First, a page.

A Publication of WTVP

Crime is an issue about which we all continue to be concerned. While crimes against persons (assault, robbery, criminal sexual assault, and murder) are up 4 percent so far this year, crimes against property (burglary, theft, motor vehicle theft, and arson) are down 9 percent. This nets us a 7 percent decrease in Peoria crimes (as of July 31). I’m not even close to being satisfied. We have such a long way to go to drastically reduce serious crimes in Peoria. I don’t think there will be much discussion on that.

How do we accomplish the reduction of crime? Putting a police officer on every corner will not eliminate crime. It would likely help, but realistically, it’ll never happen. So what are we going to do?

The council placed $150,000 in this year’s capital budget for cameras to monitor activity in some of our troubled neighborhoods. My focus group on crime has been working very hard to identify the area(s) we’ll deploy the cameras in the pilot program, and we’ve also visited Chicago to learn of the successes and failures with its camera program. I’m so confident the pilot program will be successful, I’ve asked the council to program an additional $500,000 in the 2007 budget for more cameras. Using this technology to help fight crime won’t be the “silver bullet” to end all crime. It’ll be another tool for our law enforcement professionals to have access to as they continue to find new ways to fight those who would harm us and our property.

You may ask, “But Mayor, this is a magazine focused on business in our community. Why are you submitting another article on crime?” Most astute businesspeople understand a community that’s determined to reduce/eliminate crime will be able to attract new customers and grow their businesses. The business community also has to show leadership in identifying new ways to fight crime and secure broad-based community support for our crime-fighting initiatives. Those who’ve invested their dollars doing business in our community must also step forward and facilitate the dialogue in the community to pinpoint what additional measures should be taken to assist our police department.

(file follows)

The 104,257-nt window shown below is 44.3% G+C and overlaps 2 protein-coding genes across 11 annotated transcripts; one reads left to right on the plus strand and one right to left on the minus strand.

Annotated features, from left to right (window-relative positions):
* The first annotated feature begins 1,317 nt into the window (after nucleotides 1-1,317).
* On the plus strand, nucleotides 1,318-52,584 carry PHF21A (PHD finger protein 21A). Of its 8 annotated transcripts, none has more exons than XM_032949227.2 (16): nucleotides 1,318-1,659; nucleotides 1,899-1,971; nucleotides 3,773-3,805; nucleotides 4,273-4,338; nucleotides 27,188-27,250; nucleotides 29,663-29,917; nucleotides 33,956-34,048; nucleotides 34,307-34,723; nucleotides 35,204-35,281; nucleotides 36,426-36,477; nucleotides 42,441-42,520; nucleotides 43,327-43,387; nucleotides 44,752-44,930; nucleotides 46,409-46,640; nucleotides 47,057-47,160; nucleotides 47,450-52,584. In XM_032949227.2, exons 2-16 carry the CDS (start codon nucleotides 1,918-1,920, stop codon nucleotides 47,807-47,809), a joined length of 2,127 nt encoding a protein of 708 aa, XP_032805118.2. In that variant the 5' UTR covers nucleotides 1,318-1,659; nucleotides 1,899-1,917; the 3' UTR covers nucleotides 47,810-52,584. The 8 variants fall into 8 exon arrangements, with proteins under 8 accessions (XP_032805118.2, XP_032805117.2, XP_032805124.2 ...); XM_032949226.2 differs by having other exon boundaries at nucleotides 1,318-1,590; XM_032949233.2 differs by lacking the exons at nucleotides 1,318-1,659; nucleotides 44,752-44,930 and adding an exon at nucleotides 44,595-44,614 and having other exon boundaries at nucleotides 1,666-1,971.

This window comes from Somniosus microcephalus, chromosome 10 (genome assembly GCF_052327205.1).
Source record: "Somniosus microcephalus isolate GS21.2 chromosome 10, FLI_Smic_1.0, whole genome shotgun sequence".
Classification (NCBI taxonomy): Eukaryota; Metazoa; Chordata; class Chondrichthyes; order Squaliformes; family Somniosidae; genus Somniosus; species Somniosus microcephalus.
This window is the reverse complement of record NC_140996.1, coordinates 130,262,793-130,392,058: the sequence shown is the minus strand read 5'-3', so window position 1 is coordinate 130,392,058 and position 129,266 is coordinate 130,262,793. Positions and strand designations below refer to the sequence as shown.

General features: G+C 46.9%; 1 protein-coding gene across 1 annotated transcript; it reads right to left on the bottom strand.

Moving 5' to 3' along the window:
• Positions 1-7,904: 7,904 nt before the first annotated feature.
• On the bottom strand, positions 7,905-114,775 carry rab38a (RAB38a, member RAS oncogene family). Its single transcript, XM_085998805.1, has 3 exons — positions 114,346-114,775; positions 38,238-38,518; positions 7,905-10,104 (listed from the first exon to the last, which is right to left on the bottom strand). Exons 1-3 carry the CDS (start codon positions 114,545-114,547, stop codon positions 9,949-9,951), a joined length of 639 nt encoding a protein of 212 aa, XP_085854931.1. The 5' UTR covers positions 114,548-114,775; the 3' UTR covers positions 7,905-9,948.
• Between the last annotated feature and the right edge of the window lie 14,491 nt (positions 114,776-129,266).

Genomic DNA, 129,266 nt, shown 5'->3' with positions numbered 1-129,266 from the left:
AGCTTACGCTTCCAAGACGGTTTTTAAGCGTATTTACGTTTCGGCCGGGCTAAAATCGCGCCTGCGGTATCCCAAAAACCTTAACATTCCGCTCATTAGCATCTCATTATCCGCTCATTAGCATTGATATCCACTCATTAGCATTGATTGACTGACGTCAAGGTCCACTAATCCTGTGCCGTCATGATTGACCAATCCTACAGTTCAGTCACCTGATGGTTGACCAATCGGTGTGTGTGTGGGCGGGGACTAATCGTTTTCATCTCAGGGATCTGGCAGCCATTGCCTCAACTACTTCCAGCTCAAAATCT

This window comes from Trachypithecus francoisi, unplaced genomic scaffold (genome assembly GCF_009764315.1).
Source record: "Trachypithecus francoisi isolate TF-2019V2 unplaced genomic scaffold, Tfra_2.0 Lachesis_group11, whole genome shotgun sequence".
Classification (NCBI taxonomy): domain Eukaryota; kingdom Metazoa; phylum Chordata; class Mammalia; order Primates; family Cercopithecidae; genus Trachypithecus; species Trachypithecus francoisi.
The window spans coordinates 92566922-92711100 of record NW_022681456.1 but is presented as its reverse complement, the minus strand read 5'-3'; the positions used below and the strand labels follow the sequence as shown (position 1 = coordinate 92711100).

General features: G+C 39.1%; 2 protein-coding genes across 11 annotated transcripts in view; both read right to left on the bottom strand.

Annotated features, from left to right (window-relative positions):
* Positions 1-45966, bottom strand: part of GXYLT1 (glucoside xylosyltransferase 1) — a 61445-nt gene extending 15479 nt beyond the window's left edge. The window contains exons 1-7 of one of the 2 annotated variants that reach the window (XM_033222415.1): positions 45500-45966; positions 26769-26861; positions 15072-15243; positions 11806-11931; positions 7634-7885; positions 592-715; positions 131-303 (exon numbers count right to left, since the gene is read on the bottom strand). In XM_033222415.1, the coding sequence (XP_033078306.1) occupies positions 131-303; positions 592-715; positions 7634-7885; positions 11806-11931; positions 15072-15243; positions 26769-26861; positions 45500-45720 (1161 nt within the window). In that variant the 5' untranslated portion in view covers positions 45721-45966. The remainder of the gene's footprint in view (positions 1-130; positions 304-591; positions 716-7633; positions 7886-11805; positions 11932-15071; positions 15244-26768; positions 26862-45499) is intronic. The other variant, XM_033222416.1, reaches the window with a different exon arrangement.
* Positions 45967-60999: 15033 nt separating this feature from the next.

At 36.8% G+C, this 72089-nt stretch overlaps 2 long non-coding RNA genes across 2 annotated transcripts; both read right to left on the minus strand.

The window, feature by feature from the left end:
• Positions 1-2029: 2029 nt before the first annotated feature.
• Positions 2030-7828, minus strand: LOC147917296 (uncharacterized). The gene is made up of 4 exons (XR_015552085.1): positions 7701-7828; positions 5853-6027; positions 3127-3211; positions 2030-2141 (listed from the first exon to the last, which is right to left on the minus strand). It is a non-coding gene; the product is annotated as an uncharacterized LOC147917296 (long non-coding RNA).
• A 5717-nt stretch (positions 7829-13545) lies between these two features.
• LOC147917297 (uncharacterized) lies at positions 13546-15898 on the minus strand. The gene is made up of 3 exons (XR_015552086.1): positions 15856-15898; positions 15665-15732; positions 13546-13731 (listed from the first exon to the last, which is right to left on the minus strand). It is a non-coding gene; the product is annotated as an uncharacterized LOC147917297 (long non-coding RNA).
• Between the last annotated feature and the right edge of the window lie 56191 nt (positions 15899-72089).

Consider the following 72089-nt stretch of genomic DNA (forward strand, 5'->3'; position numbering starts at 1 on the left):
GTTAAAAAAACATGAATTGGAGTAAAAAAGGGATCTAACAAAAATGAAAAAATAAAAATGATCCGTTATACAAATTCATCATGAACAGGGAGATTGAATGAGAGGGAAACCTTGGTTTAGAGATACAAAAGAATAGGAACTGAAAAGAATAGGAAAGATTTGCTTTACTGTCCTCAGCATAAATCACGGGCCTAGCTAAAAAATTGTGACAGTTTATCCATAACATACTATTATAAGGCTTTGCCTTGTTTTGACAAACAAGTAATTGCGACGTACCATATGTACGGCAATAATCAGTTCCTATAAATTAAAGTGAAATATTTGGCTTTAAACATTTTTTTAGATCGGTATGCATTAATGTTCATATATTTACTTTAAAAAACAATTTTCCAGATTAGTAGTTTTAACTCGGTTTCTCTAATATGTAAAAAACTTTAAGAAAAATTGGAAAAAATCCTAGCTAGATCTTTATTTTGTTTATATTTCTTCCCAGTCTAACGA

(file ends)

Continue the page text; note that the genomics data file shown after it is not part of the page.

Here are some areas for discussion. Why is our police department having a difficult time getting witnesses to come forward with information about the 11 homicides through July and those who committed them? Is there a lack of trust between portions of the community and our police department? If so,why? We need to identify those reasons and address them, so our police professionals can do their job and put those responsible behind bars. In the meantime, can we establish a model similar to that used by Sheriff McCoy, our police department, and Reverend Criss to help solve the recent serial murders? Surely, Criss and other members of the community would be willing to step up and help funnel information to the police. What happens after those committing crimes are arrested? We’ve all heard the stories that many of the criminals are back on the streets in a matter of hours. Why does this happen? What do we need to do to identify these criminals and insure our state’s attorney realizes what a danger they are to our community, and that this also is relayed to our judges?

I for one am sick and tired that the hardworking men and women in our police department who bust their rear ends every day to keep us safe are being criticized consistently for not arresting these bad people in our city. The reality is, in most cases, they are. A large part of the problem is the revolving door of our criminal justice system. Again, our resources are scarce. The state’s attorney is trying to do a job with insufficient staff; the judges’ dockets are overloaded.

But enough hand-wringing and whining—what are we going to do about it? Do we need a special prosecutor in the state’s attorney’s office who does nothing but focus on gang and violent crime in our neighborhoods? Do we need more than one? Do we need night court to insure these punks receive swift trials? How are we going to help our judges understand the hell many of our neighborhoods endure at the hands of a relatively small number of bad people? And if and when they do get tough, where are we going to put them? The sheriff’s jail only has room for 400-plus people, and it currently has over 500 inmates. Are there other ways to punish offenders besides jail? Are there other places we can put them? Do we need a bigger jail?

Another question: are you willing to help us pay for it? That’s right, a beefed-up police department and additional prosecutors are going to cost us some money. Are you willing to sacrifice financial resources to help us get this tough work done?

There’s a lot to think about here. What are you willing to do? If you don’t like these ideas, what are yours? Can we expect to keep doing the same thing we’ve been doing for a long time and expect different results? Not likely.

Step to the plate and be heard. Let’s have the discussion. IBI